The head of a Bangladeshi government committee investigating last week's factory collapse near Dhaka has said generators may have caused the disaster. Chancellor Merkel, meanwhile, has appealed for improved standards.
Politician Mainuddin Khandkar, who's leading a parliamentary inquiry into how a clothing factory near Dhaka collapsed and killed more than 500 people, said on Friday that four large power generators high in the building might have prompted the tragedy. He said his committee's full report would soon be submitted to Bangladesh's government.
Khandkar said that when these generators were restarted after a power cut, the subsequent vibrations - along with those of thousands of heavy sewing machines - set off the collapse.
"The vibration created by machines and generators operating in the five garment factories contributed first to the cracks and then the collapse," he said. The Rana Plaza building, some 20 miles (30 km) north of the capital Dhaka, housed five separate garment factories. Khandkar also said that substandard rods, cement, bricks and other weak materials were used in the initial construction process.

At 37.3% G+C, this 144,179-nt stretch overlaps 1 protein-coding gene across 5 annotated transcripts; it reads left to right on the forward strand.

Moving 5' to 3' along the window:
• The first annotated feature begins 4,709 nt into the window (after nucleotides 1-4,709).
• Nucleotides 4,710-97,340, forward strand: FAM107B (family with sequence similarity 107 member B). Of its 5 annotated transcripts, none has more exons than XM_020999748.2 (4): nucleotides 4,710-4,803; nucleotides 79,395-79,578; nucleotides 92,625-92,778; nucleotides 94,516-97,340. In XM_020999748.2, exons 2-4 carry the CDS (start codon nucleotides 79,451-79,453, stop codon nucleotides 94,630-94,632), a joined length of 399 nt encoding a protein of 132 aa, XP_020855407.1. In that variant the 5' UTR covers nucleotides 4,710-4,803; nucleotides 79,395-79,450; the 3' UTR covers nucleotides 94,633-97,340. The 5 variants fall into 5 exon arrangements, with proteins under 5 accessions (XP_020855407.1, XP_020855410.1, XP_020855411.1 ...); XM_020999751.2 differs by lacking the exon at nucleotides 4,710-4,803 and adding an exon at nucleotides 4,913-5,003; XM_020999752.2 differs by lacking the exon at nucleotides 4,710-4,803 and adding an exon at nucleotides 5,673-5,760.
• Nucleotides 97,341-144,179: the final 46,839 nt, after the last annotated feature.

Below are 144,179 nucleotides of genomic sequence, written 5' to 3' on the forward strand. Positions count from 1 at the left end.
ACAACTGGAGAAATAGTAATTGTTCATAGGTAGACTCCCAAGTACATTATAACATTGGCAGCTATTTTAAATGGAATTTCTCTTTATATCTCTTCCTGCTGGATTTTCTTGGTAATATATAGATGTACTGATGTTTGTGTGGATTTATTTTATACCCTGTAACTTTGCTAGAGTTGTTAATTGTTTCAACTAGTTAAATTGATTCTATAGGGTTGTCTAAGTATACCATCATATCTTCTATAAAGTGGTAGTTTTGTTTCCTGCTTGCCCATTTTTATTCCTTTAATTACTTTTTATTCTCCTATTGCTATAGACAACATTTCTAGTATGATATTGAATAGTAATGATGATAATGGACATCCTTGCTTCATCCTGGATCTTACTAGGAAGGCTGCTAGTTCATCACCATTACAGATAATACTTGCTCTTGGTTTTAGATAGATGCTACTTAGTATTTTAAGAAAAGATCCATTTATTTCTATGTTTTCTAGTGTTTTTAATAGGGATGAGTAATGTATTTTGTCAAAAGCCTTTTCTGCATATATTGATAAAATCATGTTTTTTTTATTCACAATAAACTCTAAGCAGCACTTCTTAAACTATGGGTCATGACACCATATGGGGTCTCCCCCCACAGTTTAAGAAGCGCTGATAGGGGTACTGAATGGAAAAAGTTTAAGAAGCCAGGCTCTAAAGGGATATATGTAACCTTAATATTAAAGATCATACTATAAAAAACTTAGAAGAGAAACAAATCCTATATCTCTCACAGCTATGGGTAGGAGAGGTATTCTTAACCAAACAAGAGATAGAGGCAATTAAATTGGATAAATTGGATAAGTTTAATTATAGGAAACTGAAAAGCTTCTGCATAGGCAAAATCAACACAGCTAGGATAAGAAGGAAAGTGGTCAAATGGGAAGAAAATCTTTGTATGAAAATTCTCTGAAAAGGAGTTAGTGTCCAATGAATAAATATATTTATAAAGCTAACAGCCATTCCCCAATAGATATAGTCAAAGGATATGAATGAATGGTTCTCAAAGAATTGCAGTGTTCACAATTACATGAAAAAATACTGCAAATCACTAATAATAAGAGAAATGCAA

Authorities on Friday increased the death toll from the collapse to more than 500 people. Roughly 3,000 staff were on shift at the time of the collapse. Police also announced that they had arrested one of the building's engineers on charges of negligence on Thursday.
Merkel seeks stricter standards
German Chancellor Angela Merkel, speaking at Germany's annual Protestant Church conference in Hamburg, called for an improvement in the "Fair Trade" system to help stamp out substandard working conditions around the world.
"Europe can easily become a front-runner here, demand a declaration on the products' background, on how these clothes were produced," Merkel said, adding that this would allow consumers to vote with their feet.
"And consumers have the power," Merkel said.
The collapse has prompted several Western customer countries to question the continuing use of Bangladeshi factories for clothing. Disney has announced that it will stop buying from the country.
Prime Minister Sheikh Hasina said in an interview with CNN that trading partners should not react to hastily, pointing to the explosion at a fertilizer plant in Texas as an example that no country was immune to industrial accidents.
"Anywhere in the world, any accident can take place," Hasina said.
msh/slk (AFP, AP)